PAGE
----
The Work/Life Imbalance

Let’s be clear.

I’m crazy.

Yup. Off my rocker. Certifiable. Nuts.balancing act

I was raised as part of the generation of women told, “you can have it all” and swallowed the line, hook and sinker.

My last year life in brief:

  • Happily (no really) married for nearly 19 years.
  • Matt and I have two amazing sons, ages 17 and 15.
  • We live on a 5 acre horse farm including two horses, a dog, three cats, a pool, woods and a creek. My dream made real in cooperation with Matt aka “The Hubby.”
  • I’ve been published, am getting ready to self-publish and am finishing an alternate history novel.
  • I’m a staff member for Superstars Writing Seminar.
  • I read slush for an online magazine.
  • I wrote a guest post for Grammar Girl’s podcast!
  • I’m a founding member of this blog.
  • I’ve owned my own law firm, and grew it to the point I had to join another firm.
  • With the help and guidance from the amazing people from EWomen Network, I’m launching a YouTube Channel about legal tips for business in May, 2016.
  • My book on business law for real people is scheduled to release in May, 2016.
  • I speak 6-15 times a year about using the law to protect your solo or small business and help it prosper.
  • I have some amazing strategic alliances that allow me to help mid-sized businesses transition into BIG businesses.
  • I am humbled and honored to call some of the most generous, wonderful and supportive people on the planet my friends.

So, I have it all, right?

Yeah. Truly, I can’t complain about my crazy busy life. Well, sure, I can complain about things – like the orange cat shredding 2015 set 1 132and eating (literally) my papers. But really, this is a trivial problem. I’m a pretty A-type personality. I love being in motion. A week of doing “nothing” is not my idea of fun. I’m also a bit of a perfectionist. (Stop laughing, Matt). “Having it all” is a lot of work.

So, here’s the truth about “having it all” and the myth of the “work-life balance:”

You can have “it” all; you just have to decide what “it” actually is.

I took far too long to come to that epiphany. I’ve felt guilty about success in one area of my life, as mommy, wife, writer, lawyer, speaker or farmer, because that success came at the expense (real or perceived) of another area of my life. To “do it all” I’ve had to accept sometimes, being a lawyer meant I couldn’t be a writer right then. I’ve had to let go of one of my favorite sentence stems – “I should be…”

I’ve wrestled with the “I should be…”s and related “I’m a bad…”s all my life. See, my Mom “did it all” too. She worked but she always made us dinner and came to our school events. I called her shortly after my oldest was born and asked Mom how she “did it.” I didn’t remember that she worked part-time until I was too busy with school to come home before 7 pm. All I remembered is she and my Dad had been there when it mattered. I remembered dinner was at 5 pm; learning how to cook in her kitchen; studying Latin with her and math with my Dad; Dad waking up at 4 am and taking me to a horse show; and the hours he and I spent fishing.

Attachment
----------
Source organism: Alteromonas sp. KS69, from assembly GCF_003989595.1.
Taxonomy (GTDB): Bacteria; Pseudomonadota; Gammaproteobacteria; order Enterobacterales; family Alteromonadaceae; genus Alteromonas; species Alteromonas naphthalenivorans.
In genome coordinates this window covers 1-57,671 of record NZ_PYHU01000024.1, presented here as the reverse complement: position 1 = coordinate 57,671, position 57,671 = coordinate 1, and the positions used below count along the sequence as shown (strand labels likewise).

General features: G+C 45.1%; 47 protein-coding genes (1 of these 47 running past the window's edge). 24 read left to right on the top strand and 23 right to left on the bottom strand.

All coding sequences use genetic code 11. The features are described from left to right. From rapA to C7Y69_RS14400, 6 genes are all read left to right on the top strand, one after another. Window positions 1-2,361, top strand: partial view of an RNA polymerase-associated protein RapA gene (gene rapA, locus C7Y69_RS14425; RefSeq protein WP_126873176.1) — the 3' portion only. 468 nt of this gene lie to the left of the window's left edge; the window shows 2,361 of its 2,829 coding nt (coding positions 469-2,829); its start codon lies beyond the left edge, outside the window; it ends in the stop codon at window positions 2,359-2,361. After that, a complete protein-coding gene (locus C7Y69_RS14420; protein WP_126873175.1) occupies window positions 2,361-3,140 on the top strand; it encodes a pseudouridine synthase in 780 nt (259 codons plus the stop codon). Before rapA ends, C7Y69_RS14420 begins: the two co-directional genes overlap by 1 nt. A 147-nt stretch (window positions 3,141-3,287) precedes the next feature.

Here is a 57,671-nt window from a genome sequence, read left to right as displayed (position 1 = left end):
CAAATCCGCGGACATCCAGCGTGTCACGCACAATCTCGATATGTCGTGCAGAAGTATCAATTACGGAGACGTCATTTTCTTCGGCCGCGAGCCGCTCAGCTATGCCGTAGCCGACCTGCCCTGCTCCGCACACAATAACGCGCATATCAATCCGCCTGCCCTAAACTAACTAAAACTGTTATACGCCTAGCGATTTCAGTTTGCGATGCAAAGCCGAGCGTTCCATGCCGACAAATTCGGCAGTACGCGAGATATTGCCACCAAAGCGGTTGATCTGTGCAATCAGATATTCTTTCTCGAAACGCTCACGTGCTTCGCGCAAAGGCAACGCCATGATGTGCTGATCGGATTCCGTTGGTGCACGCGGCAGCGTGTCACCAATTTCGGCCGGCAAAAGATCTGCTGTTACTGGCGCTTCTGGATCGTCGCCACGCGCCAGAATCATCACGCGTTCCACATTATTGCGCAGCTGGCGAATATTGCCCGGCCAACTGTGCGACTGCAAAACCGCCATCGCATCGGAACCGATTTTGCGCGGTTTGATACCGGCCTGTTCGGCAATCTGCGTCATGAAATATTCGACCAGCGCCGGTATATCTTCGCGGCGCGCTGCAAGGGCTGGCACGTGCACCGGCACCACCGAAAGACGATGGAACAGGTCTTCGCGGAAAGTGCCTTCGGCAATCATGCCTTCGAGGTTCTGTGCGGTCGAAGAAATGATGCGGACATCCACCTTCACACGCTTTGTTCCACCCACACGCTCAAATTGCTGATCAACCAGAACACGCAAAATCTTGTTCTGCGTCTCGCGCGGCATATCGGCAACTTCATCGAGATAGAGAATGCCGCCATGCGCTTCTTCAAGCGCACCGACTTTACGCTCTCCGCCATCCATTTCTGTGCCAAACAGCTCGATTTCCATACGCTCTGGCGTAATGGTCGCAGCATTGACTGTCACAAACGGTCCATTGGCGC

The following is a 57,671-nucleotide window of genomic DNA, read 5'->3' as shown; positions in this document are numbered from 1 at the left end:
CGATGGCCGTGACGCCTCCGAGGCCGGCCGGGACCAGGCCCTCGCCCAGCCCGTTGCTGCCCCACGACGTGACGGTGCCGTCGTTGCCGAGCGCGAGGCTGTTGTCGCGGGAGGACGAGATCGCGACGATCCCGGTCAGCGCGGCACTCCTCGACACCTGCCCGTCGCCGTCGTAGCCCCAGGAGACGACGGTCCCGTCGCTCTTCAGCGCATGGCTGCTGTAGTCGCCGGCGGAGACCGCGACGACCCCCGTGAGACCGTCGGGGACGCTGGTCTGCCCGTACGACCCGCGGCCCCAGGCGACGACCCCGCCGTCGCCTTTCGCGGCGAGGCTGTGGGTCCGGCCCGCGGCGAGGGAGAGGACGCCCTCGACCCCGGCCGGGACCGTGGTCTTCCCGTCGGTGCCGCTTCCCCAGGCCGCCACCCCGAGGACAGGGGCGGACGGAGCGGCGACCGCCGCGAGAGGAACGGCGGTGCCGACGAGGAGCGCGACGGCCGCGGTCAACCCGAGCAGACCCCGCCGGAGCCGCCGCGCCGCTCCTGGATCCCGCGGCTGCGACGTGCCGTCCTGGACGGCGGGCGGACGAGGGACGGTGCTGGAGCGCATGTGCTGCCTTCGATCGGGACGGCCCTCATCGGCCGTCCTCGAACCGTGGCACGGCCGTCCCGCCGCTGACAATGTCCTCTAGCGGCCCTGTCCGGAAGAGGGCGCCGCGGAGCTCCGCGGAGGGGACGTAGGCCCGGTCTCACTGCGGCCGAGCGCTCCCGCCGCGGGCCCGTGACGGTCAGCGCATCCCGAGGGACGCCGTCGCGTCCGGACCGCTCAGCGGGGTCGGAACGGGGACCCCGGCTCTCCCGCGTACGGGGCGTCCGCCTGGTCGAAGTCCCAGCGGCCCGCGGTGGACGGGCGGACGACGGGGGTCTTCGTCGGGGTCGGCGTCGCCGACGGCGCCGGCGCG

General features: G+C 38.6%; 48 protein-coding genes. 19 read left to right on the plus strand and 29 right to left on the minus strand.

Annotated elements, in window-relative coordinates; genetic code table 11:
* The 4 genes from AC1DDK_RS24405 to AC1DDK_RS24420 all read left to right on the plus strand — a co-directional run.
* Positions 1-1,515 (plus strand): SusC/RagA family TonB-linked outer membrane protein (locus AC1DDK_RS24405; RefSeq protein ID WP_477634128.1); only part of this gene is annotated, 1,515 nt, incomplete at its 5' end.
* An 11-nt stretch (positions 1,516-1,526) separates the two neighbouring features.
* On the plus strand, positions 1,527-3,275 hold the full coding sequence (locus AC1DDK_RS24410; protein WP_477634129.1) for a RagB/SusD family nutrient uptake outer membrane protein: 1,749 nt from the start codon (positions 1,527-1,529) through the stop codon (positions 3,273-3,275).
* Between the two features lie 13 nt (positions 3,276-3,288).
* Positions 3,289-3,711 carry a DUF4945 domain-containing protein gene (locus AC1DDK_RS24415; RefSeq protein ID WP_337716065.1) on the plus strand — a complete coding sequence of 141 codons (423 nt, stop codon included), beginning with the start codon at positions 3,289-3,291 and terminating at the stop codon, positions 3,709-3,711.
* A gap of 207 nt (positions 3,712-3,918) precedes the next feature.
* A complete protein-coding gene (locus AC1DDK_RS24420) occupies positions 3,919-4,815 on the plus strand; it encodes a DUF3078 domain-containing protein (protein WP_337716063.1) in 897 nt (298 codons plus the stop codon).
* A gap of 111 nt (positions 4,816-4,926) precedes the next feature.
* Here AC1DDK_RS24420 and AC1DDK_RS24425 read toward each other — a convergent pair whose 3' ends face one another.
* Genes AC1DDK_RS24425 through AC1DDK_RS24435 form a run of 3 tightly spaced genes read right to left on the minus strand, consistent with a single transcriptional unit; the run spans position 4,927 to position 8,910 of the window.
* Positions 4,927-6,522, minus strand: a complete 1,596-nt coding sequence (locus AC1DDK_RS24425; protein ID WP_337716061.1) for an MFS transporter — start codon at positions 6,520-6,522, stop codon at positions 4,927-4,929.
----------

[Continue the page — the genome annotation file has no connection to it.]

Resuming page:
Still, that simple and profound lesson took years to sink in:

Others don’t see the things that worry us so very much.

Balance is a myth. No aspect of my life ever balances out in perfect proportions. I don’t spent 1/6th of my time wearing each of my hats and in many years the garden is ruled by weeds. But I accomplish a lot.

My tips for having it all:

  1. Let go and accept.

Sometimes we must prioritize one area of our lives over another for a time. That’s okay. That’s just life. The needs will change and if you’re paying attention over a life time the scales will balance the way you want, even if that’s not totally equally.

  1. Lists. Lots and lots of lists.

I know myself. If a task, appointment or whatever doesn’t hit my to-do list with a deadline it isn’t happening. Because I’ll procrastinate if I can do the task “whenever,” every task has a deadline whether real or Nancy created. I try not to beat myself up when I miss the fake deadlines. Now I just reset them to my next best guess.

  1.  When you can hire people to deal with the administrivia.

Time is best spent on income generating activities (for me, doing legal work or writing a story) or fun (watching movies with my 3 boys) rather than on unproductive tasks like mailing out my invoices. I can pay an admin $15 an hour to handle those necessary distractions. There are things only you can do. Do them and nothing else. Use money to make time when you can.

  1. Focus on what you accomplished rather than what remains to be done.

If your to-do list something even Superman and Wonder Woman would fear? When I focused on the 15 things that weren’t humanly possible to do in the day and I, surprise, didn’t finish, I was a grumpy gal. Now, I try to end the day remembering what I accomplished. I’m less likely to dread the next day.

  1. Sleep is for wimps.

Just kidding. Sleep really isn’t optional.

For me, finding balance meant accepting there are limits to my superhuman strengths (Again, stop laughing Matt or I might revise the “happily married” point). Don’t get me wrong. I still hear the deeply fearful part of me repeating her “not good enough” and “I should be…” mantras, but her voice has grown softer over the years and she’s getting easier to ignore.

Oh yeah, and when getting the work/life balance right, it helps to be downright crazy.

 

About Nancy

I'm a mommy, writer and lawyer. I've been a lawyer for over 20 years and live on a horse farm in Virginia with my Hubby and two boys. A "normal day" starts at 5 am and doesn't end until 11 pm during which I take care of farm animals, run a law practice, get a bit of writing in and spend time with the boys. When I say I have a normal life, people look at me funny. I'm not sure why.

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